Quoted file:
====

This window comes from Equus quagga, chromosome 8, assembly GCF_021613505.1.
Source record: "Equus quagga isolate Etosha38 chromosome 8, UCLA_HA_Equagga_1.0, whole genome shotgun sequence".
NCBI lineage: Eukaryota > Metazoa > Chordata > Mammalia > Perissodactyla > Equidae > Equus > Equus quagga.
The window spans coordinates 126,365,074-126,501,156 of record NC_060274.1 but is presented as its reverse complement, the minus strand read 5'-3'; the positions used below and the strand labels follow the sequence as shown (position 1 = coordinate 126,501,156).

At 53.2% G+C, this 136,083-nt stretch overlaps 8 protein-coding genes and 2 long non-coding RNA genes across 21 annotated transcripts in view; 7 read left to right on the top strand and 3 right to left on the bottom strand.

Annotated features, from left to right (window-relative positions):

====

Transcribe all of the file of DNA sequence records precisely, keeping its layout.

This window comes from Equus quagga, chromosome 8, assembly GCF_021613505.1.
Source record: "Equus quagga isolate Etosha38 chromosome 8, UCLA_HA_Equagga_1.0, whole genome shotgun sequence".
NCBI lineage: Eukaryota > Metazoa > Chordata > Mammalia > Perissodactyla > Equidae > Equus > Equus quagga.
The window spans coordinates 126,365,074-126,501,156 of record NC_060274.1 but is presented as its reverse complement, the minus strand read 5'-3'; the positions used below and the strand labels follow the sequence as shown (position 1 = coordinate 126,501,156).

At 53.2% G+C, this 136,083-nt stretch overlaps 8 protein-coding genes and 2 long non-coding RNA genes across 21 annotated transcripts in view; 7 read left to right on the top strand and 3 right to left on the bottom strand.

Annotated features, from left to right (window-relative positions):